country in Southern Africa, bordered to the north, south, and west by South Africa, and to the east by Mozambique. The nation, as well as its people, are named after the 19th century king Mswati II. It is one of the smallest countries in the Southern hemisphere with a population of around a million people. Swaziland’s economy is dominated by agriculture and subsistence farming. Growth has been hampered by the effects of HIV and AIDS, the prevalence of which is the about the highest in the world. The Self Help group approach was introduced in the tear 2004. Here are some case studies:
Fast growing impact of SHG’s in the Highveld of Swaziland
EGEBENI: The Highveld of Swaziland is the hilly part of the country that receives a lot of rainfall. There is water flowing throughout the year. In this part of the country, “Women in Development” is one of the NGOs that have been promoting this approach.
Maize growing: The SHG approach has made life more meaningful for people where the approach is being promoted. Their savings are growing faster than those SHGs in the lowveld part of the country. There are many reasons that are influencing this: Food security is not a big issue here because maize production is relatively high because of the good rains. Even when the rainfall is not that good, the maize yield is at acceptable levels. Most of the SHG members have enough for themselves and are able to sell the surplus to the lowveld of the country at a very good price because of the high demand in that part of the country. That is why they don’t spend most of their money buying food but they think of other business opportunities.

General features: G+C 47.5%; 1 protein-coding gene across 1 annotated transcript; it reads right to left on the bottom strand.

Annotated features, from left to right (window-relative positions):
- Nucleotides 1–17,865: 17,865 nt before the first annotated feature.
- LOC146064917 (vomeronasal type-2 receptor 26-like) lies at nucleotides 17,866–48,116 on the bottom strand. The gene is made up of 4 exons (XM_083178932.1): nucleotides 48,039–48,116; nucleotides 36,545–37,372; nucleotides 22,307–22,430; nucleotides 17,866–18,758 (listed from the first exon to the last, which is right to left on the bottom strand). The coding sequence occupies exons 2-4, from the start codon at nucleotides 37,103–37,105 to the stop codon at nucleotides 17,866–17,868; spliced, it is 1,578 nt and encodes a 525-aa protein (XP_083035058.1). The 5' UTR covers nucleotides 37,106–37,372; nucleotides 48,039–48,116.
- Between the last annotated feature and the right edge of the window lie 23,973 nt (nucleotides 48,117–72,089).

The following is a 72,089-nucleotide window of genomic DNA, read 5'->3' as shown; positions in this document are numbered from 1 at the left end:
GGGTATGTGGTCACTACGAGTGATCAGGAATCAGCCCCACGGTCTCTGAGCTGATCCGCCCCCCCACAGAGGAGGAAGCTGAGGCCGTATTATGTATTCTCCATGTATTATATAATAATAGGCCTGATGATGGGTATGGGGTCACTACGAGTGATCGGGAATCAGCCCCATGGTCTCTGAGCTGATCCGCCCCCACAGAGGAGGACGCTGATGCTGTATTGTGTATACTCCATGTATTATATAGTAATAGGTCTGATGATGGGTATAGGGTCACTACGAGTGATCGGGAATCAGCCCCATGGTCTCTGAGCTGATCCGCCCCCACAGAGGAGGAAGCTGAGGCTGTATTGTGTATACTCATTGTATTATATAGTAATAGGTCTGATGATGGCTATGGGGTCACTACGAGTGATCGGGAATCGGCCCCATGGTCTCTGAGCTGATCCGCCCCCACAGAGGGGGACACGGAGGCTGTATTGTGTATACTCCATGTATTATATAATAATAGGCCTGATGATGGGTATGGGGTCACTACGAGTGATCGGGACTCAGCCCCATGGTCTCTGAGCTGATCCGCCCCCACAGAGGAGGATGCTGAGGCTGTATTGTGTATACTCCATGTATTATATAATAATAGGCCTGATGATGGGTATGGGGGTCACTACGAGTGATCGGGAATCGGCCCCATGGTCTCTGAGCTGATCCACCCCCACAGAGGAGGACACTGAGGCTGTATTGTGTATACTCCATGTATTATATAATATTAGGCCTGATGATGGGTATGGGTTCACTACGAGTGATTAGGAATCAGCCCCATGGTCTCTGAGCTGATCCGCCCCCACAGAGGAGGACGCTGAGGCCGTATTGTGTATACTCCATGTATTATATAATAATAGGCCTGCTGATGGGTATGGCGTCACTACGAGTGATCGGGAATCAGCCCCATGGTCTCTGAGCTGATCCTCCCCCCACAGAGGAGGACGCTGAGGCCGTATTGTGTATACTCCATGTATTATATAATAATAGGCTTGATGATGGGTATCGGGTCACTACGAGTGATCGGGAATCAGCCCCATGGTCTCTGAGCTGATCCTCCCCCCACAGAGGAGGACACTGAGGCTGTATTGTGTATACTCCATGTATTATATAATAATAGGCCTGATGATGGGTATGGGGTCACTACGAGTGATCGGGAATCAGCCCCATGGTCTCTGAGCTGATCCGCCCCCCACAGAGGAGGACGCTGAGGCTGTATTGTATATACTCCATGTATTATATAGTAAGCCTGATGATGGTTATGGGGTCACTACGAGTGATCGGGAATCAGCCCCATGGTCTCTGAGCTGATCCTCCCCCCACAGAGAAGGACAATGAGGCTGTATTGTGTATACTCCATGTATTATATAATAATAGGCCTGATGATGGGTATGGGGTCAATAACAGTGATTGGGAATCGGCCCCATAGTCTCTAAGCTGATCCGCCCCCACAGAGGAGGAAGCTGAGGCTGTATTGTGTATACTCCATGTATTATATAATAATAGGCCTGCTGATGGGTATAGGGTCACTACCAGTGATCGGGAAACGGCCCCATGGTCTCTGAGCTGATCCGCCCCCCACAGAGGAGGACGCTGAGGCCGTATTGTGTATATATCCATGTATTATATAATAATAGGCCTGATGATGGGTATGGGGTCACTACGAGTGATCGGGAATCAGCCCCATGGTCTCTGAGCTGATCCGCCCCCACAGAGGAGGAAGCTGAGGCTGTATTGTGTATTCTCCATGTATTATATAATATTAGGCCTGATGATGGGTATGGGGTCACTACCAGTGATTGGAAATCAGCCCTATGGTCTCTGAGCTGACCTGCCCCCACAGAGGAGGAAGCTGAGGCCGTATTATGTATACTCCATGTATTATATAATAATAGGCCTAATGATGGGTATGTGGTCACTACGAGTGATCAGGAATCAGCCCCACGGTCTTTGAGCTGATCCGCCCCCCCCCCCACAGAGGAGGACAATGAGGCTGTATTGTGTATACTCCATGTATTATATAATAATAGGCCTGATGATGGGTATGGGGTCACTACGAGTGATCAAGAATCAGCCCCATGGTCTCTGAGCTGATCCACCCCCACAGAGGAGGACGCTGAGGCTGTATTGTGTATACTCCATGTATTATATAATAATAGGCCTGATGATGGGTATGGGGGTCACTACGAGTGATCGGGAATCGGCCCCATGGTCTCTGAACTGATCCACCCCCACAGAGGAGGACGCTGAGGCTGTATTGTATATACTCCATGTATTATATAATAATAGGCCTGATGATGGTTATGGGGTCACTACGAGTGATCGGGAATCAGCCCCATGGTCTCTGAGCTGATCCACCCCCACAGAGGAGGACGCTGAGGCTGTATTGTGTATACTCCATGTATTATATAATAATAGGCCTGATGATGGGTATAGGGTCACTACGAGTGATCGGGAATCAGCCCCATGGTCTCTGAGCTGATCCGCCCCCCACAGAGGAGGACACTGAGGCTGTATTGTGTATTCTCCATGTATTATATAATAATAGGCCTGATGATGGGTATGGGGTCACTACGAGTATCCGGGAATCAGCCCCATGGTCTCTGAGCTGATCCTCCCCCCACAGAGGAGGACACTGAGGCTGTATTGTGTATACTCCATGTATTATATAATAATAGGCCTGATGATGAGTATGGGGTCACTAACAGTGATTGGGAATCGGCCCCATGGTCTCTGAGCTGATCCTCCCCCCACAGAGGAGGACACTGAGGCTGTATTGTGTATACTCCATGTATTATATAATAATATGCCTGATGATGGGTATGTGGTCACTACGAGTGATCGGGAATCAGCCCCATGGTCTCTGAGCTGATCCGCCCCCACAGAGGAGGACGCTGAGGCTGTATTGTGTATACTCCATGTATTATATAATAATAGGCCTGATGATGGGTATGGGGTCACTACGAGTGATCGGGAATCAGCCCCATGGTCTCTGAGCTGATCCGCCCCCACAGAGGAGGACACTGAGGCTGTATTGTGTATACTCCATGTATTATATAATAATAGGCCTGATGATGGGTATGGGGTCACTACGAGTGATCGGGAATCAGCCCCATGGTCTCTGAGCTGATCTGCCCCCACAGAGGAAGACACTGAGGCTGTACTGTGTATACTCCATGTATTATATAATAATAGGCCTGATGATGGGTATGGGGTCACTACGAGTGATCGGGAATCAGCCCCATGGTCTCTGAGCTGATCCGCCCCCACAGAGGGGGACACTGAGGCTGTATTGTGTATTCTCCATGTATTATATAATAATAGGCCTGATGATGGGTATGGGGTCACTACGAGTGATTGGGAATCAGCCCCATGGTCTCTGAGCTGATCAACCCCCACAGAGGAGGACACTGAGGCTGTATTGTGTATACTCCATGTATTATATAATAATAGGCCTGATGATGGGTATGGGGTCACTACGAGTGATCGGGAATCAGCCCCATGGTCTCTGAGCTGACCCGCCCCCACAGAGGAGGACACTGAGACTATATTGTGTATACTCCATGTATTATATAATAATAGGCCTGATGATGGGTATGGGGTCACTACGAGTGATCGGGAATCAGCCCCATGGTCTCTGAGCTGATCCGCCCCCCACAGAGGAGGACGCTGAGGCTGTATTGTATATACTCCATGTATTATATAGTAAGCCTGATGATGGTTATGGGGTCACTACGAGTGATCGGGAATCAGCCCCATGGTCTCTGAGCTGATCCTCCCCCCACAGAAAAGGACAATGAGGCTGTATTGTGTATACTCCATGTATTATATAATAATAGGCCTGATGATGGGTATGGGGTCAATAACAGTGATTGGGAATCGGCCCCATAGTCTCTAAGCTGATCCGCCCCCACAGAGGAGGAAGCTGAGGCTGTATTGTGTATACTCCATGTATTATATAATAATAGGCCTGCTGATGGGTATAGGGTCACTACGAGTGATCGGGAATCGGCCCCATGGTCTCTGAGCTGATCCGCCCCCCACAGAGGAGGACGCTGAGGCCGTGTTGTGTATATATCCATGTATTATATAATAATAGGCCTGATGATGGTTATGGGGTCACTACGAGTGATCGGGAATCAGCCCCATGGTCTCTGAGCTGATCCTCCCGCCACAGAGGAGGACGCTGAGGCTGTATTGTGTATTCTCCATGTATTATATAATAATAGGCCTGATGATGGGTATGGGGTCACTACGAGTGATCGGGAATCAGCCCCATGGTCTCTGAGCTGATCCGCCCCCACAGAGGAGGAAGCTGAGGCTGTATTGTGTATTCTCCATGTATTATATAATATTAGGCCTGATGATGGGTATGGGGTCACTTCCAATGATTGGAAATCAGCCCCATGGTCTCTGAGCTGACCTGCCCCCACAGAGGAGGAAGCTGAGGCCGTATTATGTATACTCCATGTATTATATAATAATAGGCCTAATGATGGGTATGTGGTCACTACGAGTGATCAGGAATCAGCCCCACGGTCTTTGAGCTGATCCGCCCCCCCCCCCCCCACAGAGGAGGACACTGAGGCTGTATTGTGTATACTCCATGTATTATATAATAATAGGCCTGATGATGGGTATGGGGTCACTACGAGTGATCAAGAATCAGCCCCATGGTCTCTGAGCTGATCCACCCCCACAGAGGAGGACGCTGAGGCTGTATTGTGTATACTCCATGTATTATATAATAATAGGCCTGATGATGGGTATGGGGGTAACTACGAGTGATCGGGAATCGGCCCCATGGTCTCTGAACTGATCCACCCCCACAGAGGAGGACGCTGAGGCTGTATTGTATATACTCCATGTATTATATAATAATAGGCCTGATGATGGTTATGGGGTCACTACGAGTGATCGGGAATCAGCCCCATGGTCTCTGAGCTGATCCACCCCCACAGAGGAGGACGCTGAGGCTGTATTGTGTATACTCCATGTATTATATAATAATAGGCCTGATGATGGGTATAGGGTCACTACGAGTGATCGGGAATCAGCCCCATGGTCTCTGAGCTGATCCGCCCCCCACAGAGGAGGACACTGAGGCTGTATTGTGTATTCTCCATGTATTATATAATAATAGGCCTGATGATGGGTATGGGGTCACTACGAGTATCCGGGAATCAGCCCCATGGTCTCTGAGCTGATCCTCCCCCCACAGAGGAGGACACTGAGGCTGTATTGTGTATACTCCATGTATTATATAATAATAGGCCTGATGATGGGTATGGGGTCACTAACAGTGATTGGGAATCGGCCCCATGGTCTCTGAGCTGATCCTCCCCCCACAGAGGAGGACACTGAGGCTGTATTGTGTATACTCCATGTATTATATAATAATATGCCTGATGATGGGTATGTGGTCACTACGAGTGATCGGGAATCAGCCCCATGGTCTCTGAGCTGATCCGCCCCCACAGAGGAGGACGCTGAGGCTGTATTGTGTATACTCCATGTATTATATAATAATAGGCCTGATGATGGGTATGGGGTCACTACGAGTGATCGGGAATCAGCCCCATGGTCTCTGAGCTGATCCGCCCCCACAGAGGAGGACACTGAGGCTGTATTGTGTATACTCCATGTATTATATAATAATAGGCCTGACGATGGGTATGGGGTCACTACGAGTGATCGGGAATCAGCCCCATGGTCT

Vegetable growing is very favorable in the Highveld of Swaziland. Vegetables have a very good market local and abroad. Most of the SHG members in this part of the country are very healthy because they have enough food to eat and surplus to sell. Some big farmers in this region even grow vegetables for markets in Europe. The SHG Coordination office is currently engaging the National Agriculture Marketing Board to help train SHG members to grow the same quality of vegetables that can be sold in Europe. They have agreed to do that and have already started buying vegetables grown by SHG members in their
small land for export to Europe
The SHG approach has tapped the sleeping potential of this rainy region of the country. Members have started various small enterprises to improve family income. Some women gather special grass to make brooms. This has proved to be a lucrative business for local women. They produce the brooms locally and then take them to Manzini town where they sell it and make good profit. The transport cost is relatively low when compared to the price they get for the brooms. They buy commodities that are scarce in the Highveld from town and take them back to sell to their neighbors.
SHG Member for Asikhutsale Bomake in the MANZINI region.